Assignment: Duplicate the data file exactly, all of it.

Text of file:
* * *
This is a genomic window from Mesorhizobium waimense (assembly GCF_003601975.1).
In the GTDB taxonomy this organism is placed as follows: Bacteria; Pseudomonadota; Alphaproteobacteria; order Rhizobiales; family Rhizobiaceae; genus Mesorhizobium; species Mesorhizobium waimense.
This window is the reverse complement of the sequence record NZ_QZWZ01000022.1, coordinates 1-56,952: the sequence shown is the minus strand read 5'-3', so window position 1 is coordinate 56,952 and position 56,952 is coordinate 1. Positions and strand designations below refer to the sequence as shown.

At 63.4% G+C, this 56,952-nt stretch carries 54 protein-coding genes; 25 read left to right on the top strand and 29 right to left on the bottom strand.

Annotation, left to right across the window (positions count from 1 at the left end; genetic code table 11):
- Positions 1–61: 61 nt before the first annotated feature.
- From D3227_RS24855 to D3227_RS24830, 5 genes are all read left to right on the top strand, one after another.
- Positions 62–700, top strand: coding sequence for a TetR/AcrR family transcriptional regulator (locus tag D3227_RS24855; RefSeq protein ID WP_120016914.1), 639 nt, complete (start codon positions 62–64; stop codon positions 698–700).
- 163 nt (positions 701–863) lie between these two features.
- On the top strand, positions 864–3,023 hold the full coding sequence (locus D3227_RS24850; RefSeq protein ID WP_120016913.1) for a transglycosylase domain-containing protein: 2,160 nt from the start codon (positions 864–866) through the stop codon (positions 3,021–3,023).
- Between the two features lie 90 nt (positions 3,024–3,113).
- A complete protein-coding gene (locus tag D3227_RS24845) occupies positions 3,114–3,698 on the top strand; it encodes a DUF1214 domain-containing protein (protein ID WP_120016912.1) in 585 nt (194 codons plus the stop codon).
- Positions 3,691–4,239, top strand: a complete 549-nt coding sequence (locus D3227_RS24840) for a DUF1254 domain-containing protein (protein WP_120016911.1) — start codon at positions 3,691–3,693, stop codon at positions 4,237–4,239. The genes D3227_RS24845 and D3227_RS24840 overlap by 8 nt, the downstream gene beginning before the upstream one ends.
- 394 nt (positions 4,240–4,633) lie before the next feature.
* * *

This is a genomic window from Mesorhizobium waimense (assembly GCF_003601975.1).
In the GTDB taxonomy this organism is placed as follows: Bacteria; Pseudomonadota; Alphaproteobacteria; order Rhizobiales; family Rhizobiaceae; genus Mesorhizobium; species Mesorhizobium waimense.
This window is the reverse complement of the sequence record NZ_QZWZ01000022.1, coordinates 1-56,952: the sequence shown is the minus strand read 5'-3', so window position 1 is coordinate 56,952 and position 56,952 is coordinate 1. Positions and strand designations below refer to the sequence as shown.

At 63.4% G+C, this 56,952-nt stretch carries 54 protein-coding genes; 25 read left to right on the top strand and 29 right to left on the bottom strand.

Annotation, left to right across the window (positions count from 1 at the left end; genetic code table 11):
- Positions 1–61: 61 nt before the first annotated feature.
- From D3227_RS24855 to D3227_RS24830, 5 genes are all read left to right on the top strand, one after another.
- Positions 62–700, top strand: coding sequence for a TetR/AcrR family transcriptional regulator (locus tag D3227_RS24855; RefSeq protein ID WP_120016914.1), 639 nt, complete (start codon positions 62–64; stop codon positions 698–700).
- 163 nt (positions 701–863) lie between these two features.
- On the top strand, positions 864–3,023 hold the full coding sequence (locus D3227_RS24850; RefSeq protein ID WP_120016913.1) for a transglycosylase domain-containing protein: 2,160 nt from the start codon (positions 864–866) through the stop codon (positions 3,021–3,023).
- Between the two features lie 90 nt (positions 3,024–3,113).
- A complete protein-coding gene (locus tag D3227_RS24845) occupies positions 3,114–3,698 on the top strand; it encodes a DUF1214 domain-containing protein (protein ID WP_120016912.1) in 585 nt (194 codons plus the stop codon).
- Positions 3,691–4,239, top strand: a complete 549-nt coding sequence (locus D3227_RS24840) for a DUF1254 domain-containing protein (protein WP_120016911.1) — start codon at positions 3,691–3,693, stop codon at positions 4,237–4,239. The genes D3227_RS24845 and D3227_RS24840 overlap by 8 nt, the downstream gene beginning before the upstream one ends.
- 394 nt (positions 4,240–4,633) lie before the next feature.